Defense Industry And Porters Five Forces Management Essay
The U.S. Army is one of the many agencies in the Department of Defense with a mission to respond to threats to the nation’s security and respond to domestic disaster relief missions. The organization accomplishes this through major combat operations and reconstruction operations globally and domestic. The challenge the Army faces is being able to provide the right forces with the right capabilities to meet a variety of challenges that are encountered in combat and humaniatrian operations. The Army recruits, organizes, trains and equips Soldiers to operate as members of inter-agency, inter-governmental, and joint forces with other armed services and countries. To do this the Army invests in science and technology projects that create innovative products that enhance the fighting capabilities and welfare of the soldiers in combat and disaster relief situations.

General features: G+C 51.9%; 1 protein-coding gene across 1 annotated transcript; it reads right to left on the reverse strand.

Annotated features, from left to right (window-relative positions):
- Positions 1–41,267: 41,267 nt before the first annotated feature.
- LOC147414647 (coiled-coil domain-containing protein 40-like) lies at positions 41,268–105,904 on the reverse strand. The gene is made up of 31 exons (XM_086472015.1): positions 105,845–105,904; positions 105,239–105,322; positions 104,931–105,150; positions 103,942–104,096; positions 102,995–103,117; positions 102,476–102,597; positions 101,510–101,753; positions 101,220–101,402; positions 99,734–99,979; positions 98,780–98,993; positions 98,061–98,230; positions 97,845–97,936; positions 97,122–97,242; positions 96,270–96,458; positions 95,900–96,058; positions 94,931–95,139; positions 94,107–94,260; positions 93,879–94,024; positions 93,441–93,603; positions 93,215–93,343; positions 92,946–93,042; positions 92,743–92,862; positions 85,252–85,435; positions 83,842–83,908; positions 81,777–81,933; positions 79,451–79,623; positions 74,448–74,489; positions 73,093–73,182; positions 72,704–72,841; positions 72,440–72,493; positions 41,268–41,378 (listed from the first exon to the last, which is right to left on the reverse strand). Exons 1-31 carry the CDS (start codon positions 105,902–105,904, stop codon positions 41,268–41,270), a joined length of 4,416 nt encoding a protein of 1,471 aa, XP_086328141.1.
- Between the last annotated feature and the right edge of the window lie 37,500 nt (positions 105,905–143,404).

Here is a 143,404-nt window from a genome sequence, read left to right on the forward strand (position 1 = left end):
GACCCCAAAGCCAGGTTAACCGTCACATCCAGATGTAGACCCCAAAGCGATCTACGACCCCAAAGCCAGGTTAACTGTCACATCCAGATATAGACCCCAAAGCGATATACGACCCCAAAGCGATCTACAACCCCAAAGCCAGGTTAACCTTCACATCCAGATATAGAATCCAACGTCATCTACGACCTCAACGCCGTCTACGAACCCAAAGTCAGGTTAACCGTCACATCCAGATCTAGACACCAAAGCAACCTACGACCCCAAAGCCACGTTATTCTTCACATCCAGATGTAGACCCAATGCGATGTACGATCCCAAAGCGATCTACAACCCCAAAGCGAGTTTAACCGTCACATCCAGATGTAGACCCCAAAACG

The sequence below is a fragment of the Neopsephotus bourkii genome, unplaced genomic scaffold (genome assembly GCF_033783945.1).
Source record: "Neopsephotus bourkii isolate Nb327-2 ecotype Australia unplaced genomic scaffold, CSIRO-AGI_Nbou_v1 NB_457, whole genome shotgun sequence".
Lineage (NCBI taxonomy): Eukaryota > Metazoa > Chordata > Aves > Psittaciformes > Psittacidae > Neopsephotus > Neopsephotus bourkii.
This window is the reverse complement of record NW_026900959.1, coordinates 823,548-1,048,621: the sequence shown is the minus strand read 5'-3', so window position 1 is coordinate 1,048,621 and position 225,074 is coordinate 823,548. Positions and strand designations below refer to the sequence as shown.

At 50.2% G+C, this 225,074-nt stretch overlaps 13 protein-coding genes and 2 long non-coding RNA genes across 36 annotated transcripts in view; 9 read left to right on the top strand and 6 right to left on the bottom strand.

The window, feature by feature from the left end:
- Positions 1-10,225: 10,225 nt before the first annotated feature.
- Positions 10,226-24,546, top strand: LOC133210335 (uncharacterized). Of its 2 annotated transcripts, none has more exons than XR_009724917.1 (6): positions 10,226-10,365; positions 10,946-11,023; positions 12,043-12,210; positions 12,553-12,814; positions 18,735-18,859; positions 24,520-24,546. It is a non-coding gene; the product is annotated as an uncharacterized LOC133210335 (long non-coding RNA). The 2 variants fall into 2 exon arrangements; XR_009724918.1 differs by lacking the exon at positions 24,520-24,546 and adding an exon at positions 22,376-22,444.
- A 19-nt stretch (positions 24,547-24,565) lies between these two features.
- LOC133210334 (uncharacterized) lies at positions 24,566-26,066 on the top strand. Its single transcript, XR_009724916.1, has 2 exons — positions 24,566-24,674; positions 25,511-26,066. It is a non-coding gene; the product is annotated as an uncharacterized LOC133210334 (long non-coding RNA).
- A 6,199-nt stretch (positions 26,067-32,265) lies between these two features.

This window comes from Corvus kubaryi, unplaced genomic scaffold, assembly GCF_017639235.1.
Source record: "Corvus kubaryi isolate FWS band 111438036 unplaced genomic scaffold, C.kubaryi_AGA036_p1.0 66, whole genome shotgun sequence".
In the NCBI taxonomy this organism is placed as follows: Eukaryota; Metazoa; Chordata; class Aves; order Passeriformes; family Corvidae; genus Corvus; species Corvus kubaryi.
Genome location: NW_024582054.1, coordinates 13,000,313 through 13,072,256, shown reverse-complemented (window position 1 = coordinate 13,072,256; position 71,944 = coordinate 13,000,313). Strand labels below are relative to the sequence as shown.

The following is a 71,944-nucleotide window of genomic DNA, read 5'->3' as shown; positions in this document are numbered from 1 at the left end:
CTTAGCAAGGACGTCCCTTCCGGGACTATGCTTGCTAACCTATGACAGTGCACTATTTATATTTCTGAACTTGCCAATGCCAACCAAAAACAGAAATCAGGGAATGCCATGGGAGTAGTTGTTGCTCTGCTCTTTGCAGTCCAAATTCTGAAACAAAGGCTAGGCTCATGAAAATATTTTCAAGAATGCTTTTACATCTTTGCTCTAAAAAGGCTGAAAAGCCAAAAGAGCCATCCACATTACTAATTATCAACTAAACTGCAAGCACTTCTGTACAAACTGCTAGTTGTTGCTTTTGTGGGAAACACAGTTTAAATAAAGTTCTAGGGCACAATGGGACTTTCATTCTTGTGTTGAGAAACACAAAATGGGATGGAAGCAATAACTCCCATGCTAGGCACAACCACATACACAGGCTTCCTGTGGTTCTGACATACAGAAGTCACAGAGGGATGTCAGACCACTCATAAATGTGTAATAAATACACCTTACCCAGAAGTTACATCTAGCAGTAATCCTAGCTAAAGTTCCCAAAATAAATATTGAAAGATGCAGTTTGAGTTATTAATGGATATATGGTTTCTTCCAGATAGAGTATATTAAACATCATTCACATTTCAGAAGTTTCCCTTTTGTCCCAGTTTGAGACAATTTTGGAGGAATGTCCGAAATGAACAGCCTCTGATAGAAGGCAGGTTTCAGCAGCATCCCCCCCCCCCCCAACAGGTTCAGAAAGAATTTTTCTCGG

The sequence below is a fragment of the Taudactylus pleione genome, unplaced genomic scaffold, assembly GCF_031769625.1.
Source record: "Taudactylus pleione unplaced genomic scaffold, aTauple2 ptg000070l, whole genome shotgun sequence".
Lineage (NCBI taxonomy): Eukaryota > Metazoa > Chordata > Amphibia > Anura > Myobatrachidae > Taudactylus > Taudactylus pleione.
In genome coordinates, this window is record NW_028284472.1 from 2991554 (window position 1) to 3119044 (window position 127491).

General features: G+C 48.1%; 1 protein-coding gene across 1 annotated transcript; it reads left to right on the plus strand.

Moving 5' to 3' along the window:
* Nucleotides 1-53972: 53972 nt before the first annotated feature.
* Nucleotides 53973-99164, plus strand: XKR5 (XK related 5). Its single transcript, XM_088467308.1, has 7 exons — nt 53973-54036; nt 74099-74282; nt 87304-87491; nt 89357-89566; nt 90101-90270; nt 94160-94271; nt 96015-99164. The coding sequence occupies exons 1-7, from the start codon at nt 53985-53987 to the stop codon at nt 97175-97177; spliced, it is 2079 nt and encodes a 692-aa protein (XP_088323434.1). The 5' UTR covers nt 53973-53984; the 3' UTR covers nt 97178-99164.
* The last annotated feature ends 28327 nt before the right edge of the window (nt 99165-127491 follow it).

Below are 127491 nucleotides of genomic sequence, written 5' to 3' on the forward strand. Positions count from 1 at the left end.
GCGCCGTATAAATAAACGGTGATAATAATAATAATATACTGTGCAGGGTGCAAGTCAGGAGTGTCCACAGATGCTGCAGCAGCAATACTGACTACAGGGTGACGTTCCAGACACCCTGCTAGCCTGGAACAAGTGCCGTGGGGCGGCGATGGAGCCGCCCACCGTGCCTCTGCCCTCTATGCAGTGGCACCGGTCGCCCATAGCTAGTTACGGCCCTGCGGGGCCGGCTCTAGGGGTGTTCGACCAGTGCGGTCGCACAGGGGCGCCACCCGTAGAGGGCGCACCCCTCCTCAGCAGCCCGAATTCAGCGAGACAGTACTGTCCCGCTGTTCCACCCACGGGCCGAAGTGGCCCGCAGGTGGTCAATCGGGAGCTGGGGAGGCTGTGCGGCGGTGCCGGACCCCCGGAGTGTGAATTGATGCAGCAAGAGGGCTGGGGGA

According to the Army Senior Leader Reference Handbook, “How the Army Runs”, the Army’s science and technology (S&T) investments support the Army’s operations focusing on the future force while, at the same time, seeking opportunities to provide advanced technology to the current force. It further states that the Army S&T program seeks to provide solutions that enable faster, lighter and smarter systems and the dual strategy is aligned with the Army’s future operational capabilities and the lessons learned from current operations. The S&T program supports Army operations in three ways, 1) today’s soldiers benefit from technologies emerged from past S&T investments, 2) it exploits opportunities by accelerating mature technologies resulting from ongoing efforts and 3) the investments influence the expertise of the scientists and engineers to seek and develop solutions to problems that are encountered during current mission operations.